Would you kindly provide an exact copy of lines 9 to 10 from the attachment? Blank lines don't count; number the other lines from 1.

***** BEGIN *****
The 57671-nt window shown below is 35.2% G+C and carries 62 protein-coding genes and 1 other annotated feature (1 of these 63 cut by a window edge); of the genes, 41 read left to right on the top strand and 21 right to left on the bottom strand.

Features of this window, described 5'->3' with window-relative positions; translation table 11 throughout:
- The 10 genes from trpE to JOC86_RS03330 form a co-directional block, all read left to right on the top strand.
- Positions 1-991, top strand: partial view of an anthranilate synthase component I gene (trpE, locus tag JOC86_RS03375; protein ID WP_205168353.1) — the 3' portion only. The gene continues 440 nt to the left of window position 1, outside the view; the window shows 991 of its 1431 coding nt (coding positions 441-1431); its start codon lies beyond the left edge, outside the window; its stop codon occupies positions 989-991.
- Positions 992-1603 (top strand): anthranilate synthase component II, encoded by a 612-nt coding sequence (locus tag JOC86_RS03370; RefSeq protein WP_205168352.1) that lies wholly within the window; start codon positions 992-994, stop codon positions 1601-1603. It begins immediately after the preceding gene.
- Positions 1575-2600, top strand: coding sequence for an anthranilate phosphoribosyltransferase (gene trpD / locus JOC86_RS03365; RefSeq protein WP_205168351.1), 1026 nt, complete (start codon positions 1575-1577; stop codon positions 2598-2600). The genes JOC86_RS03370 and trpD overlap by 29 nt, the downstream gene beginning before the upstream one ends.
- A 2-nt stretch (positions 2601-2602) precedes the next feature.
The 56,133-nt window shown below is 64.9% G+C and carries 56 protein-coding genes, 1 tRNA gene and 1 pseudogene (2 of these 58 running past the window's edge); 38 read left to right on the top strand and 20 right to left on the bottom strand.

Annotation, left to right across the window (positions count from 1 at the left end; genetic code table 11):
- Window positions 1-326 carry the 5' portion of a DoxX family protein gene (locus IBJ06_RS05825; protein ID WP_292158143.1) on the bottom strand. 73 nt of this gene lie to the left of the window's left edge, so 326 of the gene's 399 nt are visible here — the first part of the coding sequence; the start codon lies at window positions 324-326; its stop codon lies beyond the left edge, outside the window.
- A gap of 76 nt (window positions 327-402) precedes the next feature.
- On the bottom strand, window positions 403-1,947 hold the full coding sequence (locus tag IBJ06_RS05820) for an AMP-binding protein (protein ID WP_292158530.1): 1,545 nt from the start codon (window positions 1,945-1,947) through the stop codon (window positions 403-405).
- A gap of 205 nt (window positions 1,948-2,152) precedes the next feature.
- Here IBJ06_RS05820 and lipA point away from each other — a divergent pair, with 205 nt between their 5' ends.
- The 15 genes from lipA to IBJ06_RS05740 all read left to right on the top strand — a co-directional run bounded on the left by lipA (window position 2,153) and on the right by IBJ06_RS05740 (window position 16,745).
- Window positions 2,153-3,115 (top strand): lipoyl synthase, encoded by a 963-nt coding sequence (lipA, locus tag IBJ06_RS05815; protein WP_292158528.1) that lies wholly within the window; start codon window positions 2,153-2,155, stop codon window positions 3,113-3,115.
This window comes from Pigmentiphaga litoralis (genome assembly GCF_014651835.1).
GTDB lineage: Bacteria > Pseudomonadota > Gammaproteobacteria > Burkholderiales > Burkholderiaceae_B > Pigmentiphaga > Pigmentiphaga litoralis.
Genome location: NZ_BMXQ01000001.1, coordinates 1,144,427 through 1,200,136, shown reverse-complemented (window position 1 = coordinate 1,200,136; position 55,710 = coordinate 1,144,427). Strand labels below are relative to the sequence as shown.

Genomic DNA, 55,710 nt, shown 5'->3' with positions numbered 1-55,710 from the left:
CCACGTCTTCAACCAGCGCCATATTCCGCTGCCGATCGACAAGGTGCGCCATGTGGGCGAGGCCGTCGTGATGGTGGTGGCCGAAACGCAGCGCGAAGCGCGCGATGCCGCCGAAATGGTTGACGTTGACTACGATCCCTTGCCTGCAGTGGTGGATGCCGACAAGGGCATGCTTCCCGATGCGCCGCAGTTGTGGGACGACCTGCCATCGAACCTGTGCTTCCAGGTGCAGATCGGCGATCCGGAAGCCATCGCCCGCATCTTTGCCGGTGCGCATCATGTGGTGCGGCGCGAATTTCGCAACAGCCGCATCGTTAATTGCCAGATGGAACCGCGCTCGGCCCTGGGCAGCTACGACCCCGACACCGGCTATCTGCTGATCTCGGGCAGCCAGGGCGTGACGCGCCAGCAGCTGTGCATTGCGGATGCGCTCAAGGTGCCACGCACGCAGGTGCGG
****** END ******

Annotation, left to right across the window (positions count from 1 at the left end; genetic code table 11):
- Window positions 1-326 carry the 5' portion of a DoxX family protein gene (locus IBJ06_RS05825; protein ID WP_292158143.1) on the bottom strand. 73 nt of this gene lie to the left of the window's left edge, so 326 of the gene's 399 nt are visible here — the first part of the coding sequence; the start codon lies at window positions 324-326; its stop codon lies beyond the left edge, outside the window.